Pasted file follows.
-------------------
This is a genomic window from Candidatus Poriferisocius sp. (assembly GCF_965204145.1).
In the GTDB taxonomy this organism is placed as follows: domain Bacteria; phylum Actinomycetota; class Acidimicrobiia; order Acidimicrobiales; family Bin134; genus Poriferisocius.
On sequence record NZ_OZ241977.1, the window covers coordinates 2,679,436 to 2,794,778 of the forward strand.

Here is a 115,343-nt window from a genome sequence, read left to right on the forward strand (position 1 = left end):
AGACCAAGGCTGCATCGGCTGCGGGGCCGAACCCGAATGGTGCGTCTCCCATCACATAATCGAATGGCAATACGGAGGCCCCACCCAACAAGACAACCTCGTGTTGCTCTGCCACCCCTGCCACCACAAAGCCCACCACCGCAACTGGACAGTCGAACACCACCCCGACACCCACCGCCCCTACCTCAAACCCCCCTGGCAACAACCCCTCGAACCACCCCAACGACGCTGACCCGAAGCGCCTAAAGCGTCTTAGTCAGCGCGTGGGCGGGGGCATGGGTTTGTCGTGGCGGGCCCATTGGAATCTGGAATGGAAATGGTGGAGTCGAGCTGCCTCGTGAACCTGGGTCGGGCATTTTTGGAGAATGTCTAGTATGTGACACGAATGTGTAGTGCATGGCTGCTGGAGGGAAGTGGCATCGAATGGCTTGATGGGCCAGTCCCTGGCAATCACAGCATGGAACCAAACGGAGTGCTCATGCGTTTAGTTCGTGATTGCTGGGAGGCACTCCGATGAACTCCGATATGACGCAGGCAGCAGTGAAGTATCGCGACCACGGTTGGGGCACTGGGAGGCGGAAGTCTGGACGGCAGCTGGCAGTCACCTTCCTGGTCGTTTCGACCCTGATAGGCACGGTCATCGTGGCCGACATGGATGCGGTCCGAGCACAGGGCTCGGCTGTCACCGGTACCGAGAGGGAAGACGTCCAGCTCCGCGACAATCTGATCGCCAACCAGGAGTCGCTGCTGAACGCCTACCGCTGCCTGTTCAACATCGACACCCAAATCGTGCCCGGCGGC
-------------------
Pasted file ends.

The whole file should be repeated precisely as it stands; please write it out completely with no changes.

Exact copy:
This is a genomic window from Candidatus Poriferisocius sp. (assembly GCF_965204145.1).
In the GTDB taxonomy this organism is placed as follows: domain Bacteria; phylum Actinomycetota; class Acidimicrobiia; order Acidimicrobiales; family Bin134; genus Poriferisocius.
On sequence record NZ_OZ241977.1, the window covers coordinates 2,679,436 to 2,794,778 of the forward strand.

Here is a 115,343-nt window from a genome sequence, read left to right on the forward strand (position 1 = left end):
AGACCAAGGCTGCATCGGCTGCGGGGCCGAACCCGAATGGTGCGTCTCCCATCACATAATCGAATGGCAATACGGAGGCCCCACCCAACAAGACAACCTCGTGTTGCTCTGCCACCCCTGCCACCACAAAGCCCACCACCGCAACTGGACAGTCGAACACCACCCCGACACCCACCGCCCCTACCTCAAACCCCCCTGGCAACAACCCCTCGAACCACCCCAACGACGCTGACCCGAAGCGCCTAAAGCGTCTTAGTCAGCGCGTGGGCGGGGGCATGGGTTTGTCGTGGCGGGCCCATTGGAATCTGGAATGGAAATGGTGGAGTCGAGCTGCCTCGTGAACCTGGGTCGGGCATTTTTGGAGAATGTCTAGTATGTGACACGAATGTGTAGTGCATGGCTGCTGGAGGGAAGTGGCATCGAATGGCTTGATGGGCCAGTCCCTGGCAATCACAGCATGGAACCAAACGGAGTGCTCATGCGTTTAGTTCGTGATTGCTGGGAGGCACTCCGATGAACTCCGATATGACGCAGGCAGCAGTGAAGTATCGCGACCACGGTTGGGGCACTGGGAGGCGGAAGTCTGGACGGCAGCTGGCAGTCACCTTCCTGGTCGTTTCGACCCTGATAGGCACGGTCATCGTGGCCGACATGGATGCGGTCCGAGCACAGGGCTCGGCTGTCACCGGTACCGAGAGGGAAGACGTCCAGCTCCGCGACAATCTGATCGCCAACCAGGAGTCGCTGCTGAACGCCTACCGCTGCCTGTTCAACATCGACACCCAAATCGTGCCCGGCGGC